Amir here, to bring you our newest edition of Team Top Ten. Festival season is in full force. Telluride just wrapped. Venice is going strong. And in just two days, Toronto will set the awards season ablaze (Nathaniel and I will be there covering the flames). So we thought we’d vote on something that captures the spirit of the season.
Looking ahead at this point, there are a lot of films that look like surefire Oscar contenders. Inevitably, some of them will miss out on nomination morning, but at this very moment, everyone’s got their hopes high. Even in a year where unfortunate circumstances led to widespread discussion of racism in America, one can’t expect Mandela, 12 Years a Slave, Lee Daniels' The Butler AND Fruitvale Station to be nominated, but all four films are certainly gunning for it. So has been the story with many films in the past couple of decades, since the Oscars became the most glamorous political race on the planet and the Weinstein’s at Miramax supercharged awards campaigning.
We’re looking back today at the films of the past 25 years – let’s call it the Campaigning Era – that looked like major Oscar players this far out in the year, or hell, even five minutes before nominations were announced in some cases, but failed to make a dent of any size. This is Team Experience’s Top Ten Awards Season Flops. Note that this is not a qualitative judgment - some stank, some were superb. But, for one reason or another, they fell short of what The Golden Man deems "Best". In simple terms – borrowed from Team Experience member, Nick Davis – these are the ten films that have the largest gap between their Oscar hopes and their Oscar outcomes. Without further ado…
Bobby and 9 more dashed-hopefuls after the jump...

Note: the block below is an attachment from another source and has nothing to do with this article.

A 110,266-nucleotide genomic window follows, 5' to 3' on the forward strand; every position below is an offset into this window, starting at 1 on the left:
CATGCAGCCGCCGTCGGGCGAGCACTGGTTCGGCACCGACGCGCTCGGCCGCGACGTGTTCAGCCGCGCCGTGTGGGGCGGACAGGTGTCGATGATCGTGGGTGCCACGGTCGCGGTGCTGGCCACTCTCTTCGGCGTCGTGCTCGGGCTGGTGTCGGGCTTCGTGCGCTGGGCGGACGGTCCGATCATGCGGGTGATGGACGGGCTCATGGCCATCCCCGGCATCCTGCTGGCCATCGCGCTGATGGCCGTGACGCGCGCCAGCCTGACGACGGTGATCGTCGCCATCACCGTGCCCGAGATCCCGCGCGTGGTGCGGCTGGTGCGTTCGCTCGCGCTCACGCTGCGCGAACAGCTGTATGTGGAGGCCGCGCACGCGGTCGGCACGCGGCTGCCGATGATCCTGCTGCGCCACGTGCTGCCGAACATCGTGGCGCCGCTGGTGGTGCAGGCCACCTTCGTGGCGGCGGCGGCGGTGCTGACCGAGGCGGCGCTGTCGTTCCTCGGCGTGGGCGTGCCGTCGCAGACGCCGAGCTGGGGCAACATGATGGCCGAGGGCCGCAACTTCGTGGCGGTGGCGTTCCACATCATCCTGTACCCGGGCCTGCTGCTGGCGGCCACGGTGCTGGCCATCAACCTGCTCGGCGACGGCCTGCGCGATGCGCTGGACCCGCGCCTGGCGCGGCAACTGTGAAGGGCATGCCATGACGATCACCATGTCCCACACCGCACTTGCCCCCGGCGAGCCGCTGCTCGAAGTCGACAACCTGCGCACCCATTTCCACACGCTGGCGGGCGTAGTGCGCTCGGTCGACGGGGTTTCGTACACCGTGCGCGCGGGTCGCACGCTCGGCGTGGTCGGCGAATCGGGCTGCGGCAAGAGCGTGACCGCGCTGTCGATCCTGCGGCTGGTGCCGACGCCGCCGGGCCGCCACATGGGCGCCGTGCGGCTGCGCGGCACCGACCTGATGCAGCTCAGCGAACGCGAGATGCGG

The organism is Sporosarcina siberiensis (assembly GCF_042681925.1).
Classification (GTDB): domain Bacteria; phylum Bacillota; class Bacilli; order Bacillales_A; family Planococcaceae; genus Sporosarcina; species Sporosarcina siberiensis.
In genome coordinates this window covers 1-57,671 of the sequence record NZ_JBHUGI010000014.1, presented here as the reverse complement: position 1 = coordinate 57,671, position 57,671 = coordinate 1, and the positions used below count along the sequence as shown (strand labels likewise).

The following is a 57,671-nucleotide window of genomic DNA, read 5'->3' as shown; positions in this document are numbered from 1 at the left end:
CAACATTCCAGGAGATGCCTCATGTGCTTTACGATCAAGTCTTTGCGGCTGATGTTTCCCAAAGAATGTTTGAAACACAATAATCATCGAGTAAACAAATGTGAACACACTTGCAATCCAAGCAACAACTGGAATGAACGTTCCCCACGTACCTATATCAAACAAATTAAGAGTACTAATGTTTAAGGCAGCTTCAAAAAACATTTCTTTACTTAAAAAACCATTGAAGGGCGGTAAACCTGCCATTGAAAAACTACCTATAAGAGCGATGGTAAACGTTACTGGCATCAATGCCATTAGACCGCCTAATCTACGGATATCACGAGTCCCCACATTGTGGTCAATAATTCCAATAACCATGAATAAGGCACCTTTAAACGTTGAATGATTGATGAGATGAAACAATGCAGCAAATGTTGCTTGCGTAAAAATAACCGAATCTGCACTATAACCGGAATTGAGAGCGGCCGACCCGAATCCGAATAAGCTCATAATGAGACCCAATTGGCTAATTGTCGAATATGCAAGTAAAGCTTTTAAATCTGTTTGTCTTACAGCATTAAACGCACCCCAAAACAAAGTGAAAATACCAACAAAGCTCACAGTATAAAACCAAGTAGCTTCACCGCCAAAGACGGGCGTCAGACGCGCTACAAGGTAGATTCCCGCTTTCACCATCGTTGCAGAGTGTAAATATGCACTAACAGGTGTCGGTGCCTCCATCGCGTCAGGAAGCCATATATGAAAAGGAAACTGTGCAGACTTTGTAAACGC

10. Bobby (2006, Emilio Estevez)
Some guys always get the short end of the stick. Sure, President Kennedy was famously murdered in 1963, but his younger brother Robert met his own violent death before he even got a chance to get elected. And while John F.'s assassination inspired an Oscar-nominated Oliver Stone masterpiece, Robert F.'s assassination inspired, well, Bobby. With its lacquer of Weinstein-packaged, Golden Globe approved prestige (Kennedys! Politics! Civil Rights!), its Altman-lite structure reminiscent of previous Oscar champ Crash, and a glitzy cast that managed to wrestle a SAG ensemble nod through sheer massiveness, Bobby was thought by many to potentially be an awards season inevitability, the kind of ticks-all-the-boxes contender that pulls off a Best Picture nomination despite no one seeming to actually love it (Frost/Nixon, anyone?) But like its title character's presidential hopes, Bobby's awards dreams vanished in a puff of smoke on nomination morning.
Why? Three reasons, I'd argue. First, nothing made by Emilio Estevez as an actor or as a director was well-loved enough to lead voters into over-praising Bobby in the way that Argo was last year. Second, that cast: no doubt a film starring Anthony Hopkins, Demi Moore, Sharon Stone, Helen Hunt and William H. Macy might have given Oscar voters a hard-on in 1996, but by 2006 those names carried more than a whiff of desperation. But more importantly, while the crushing obviousness of Crash was probably one of its biggest assets with Oscar voters (even the most absent-minded viewer could tell it was about RACISM), who knew what the hell Bobby was even about? The political idealism of the 60's? The logistical difficulties of managing a hotel during a campaign? Famous actresses walking around with giant octopuses on their heads? In retrospect, it was all there in the title: hopelessly generic and betraying an overconfidence in the audience's familiarity with its central figure. Because -no disrespect to Senator Kennedy- as far as evocative titles go, Bobby ain't no JFK.
- Julien Kojfer
9. American Gangster (2007, Ridley Scott)